You and your friend have a lot in common.
You both laugh at the same idiotic things, enjoy the same food and drink (often together), and you share similar experiences. You’ve taught your friend a lot and you’ve been a willing pupil, too. If you’re both lucky, as in the new book “Hank & Jim” by Scott Eyman, it’ll be that way for decades.
Born into a large family in Nebraska in May of 1905, Henry Fonda once recalled an aimless, directionless childhood. That’s surprising, since young Hank was a focused boy who always insisted on perfection in everything he tackled, including hobbies, studies, and acting, which he embraced when a local woman invited him to join the community theatre. When he realized that he loved acting – and he was good at it – Hank received the blessings of his parents to move to New York City , to see where his dramatic talents might take him.
James Stewart was born almost exactly three years after Hank, in a similar small town in Pennsylvania . His father was a businessman who owned a hardware store and who made sure that his children weren’t insulated from others unlike them. Young Jim was an easy-going, affable boy who loved animals and model airplanes; in fact, he’d once considered entering a Naval Academy but, while in prep school, he realized that he loved acting – and he was good at it. Even at college, he wanted to see where his dramatic talents might take him.
While at Princeton , Jim briefly met Hank but their meeting was unremarkable: they shook hands, exchanged small talk, then went their separate ways but they had mutual friends so it was inevitable that they’d meet again. Eventually, they shared rooming houses, a love of practical jokes and of gardening, and an obsession with flight. Hank was a Hollywood success first, then Jim. Jim won an Academy Award first, then Hank. They both spent time in World War II, for which they were reluctant to talk. And they shared an obsession with one irresistible woman…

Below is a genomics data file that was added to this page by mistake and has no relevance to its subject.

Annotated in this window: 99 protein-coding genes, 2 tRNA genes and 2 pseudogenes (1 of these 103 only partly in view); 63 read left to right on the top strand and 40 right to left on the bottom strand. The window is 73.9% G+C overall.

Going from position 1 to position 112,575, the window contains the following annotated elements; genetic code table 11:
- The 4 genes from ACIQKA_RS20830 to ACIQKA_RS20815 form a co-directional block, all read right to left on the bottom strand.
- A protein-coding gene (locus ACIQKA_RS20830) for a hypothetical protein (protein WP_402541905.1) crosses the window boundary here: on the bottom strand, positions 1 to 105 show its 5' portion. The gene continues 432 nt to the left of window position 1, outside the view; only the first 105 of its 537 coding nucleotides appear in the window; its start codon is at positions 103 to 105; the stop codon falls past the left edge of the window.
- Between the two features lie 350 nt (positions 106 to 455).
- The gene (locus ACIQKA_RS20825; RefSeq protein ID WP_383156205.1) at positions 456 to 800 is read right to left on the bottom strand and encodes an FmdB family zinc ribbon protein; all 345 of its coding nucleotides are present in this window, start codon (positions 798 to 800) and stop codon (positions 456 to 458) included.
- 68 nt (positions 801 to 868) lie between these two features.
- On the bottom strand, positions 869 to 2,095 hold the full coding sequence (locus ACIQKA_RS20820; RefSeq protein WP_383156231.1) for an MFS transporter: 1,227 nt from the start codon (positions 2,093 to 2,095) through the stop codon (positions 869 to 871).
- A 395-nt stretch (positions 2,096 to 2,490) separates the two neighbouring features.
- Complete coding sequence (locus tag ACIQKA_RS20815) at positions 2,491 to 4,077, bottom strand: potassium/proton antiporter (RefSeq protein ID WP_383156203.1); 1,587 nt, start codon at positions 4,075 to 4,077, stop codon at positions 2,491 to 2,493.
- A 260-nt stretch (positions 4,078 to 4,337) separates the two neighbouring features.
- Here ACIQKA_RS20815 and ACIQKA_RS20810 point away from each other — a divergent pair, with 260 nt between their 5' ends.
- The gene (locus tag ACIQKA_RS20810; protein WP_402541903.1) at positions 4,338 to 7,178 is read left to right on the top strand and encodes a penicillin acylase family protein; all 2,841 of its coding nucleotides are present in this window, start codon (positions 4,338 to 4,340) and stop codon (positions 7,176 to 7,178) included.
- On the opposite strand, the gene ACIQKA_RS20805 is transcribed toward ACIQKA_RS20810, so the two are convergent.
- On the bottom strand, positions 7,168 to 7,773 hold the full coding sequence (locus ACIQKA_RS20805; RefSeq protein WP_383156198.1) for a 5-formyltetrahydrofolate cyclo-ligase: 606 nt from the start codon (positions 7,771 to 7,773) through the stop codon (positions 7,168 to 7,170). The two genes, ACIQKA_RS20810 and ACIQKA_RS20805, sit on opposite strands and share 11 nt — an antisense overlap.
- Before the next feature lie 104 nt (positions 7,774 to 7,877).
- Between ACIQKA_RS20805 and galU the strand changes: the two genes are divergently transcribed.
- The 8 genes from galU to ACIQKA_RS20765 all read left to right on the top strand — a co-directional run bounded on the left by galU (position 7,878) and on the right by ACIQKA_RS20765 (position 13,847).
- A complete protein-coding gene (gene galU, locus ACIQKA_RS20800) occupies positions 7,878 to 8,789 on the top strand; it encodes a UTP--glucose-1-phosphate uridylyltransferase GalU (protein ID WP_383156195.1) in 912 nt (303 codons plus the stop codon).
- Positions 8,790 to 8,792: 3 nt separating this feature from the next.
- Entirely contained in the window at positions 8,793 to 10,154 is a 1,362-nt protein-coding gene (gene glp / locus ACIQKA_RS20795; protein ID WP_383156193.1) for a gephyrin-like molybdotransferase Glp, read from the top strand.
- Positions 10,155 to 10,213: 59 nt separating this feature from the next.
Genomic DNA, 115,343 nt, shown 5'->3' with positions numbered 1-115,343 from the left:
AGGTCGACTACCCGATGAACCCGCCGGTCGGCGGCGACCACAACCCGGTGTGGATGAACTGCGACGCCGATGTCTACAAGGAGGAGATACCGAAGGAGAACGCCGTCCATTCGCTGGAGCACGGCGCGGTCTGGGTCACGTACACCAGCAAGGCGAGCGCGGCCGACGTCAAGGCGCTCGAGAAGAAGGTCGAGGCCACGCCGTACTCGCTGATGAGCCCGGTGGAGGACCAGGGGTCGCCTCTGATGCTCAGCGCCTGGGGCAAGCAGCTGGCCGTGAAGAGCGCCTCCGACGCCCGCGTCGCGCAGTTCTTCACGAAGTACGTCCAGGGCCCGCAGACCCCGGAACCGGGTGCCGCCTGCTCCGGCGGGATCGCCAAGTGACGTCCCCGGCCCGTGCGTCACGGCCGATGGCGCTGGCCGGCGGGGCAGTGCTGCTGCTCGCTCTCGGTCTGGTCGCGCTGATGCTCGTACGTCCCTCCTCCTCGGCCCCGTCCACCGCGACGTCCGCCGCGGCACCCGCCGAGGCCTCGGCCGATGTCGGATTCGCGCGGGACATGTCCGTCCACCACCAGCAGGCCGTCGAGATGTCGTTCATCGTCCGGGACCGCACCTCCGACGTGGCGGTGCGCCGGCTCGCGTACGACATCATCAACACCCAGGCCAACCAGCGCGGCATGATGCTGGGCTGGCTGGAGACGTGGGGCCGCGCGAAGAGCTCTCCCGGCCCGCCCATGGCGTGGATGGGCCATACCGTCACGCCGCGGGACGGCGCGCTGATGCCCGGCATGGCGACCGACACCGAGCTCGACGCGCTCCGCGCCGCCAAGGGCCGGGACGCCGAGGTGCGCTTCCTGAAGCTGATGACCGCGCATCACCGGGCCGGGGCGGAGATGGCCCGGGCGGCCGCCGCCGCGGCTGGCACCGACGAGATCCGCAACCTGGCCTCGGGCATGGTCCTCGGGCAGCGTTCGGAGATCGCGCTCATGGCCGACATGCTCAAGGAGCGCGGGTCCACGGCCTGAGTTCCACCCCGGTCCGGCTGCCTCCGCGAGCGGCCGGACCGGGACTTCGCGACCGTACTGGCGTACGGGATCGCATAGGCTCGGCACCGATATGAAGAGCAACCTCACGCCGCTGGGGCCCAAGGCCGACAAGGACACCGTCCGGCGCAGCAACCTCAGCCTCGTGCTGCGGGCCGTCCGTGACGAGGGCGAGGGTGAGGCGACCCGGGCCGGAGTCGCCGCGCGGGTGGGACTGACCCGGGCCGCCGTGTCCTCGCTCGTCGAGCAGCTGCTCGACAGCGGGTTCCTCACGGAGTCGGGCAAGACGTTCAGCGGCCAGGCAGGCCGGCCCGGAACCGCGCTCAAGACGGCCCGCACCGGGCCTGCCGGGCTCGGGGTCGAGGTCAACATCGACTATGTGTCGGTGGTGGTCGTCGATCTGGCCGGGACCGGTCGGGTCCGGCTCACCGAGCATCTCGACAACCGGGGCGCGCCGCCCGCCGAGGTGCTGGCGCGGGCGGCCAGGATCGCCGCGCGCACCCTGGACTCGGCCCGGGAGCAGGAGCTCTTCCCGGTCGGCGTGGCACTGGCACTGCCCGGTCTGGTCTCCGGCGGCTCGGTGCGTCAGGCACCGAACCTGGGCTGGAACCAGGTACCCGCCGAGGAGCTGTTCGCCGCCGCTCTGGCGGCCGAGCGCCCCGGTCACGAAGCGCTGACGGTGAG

You click through channels on a quiet evening, and find an old black-and-white movie on TV. Those are fun to see – and so is “Hank & Jim.”
Much like those classic movies, author Scott Eyman takes readers on a trip back to an innocent time, when drama was for stage or camera only and, because few stars bothered with bodyguards, fans enjoyed more accessibility. It was a time when an actor might be ashamed at his own personal marry-go-round, while other marriages were forever but Eyman also lets his subjects romp: we see bed-hopping and scandals here, as well as stories that frame the lifelong friendship of two stars, as told by themselves, friends, and children.
And on that note, readers who are tabloid-familiar with either man may also shed a tear…
This book is a movie-buff’s dream: there are surprises in here, reminisces, and plenty of “awwwwww”-inspiring moments.
For Hollywood watchers and bio-fans alike, “Hank & Jim” is an uncommonly good read.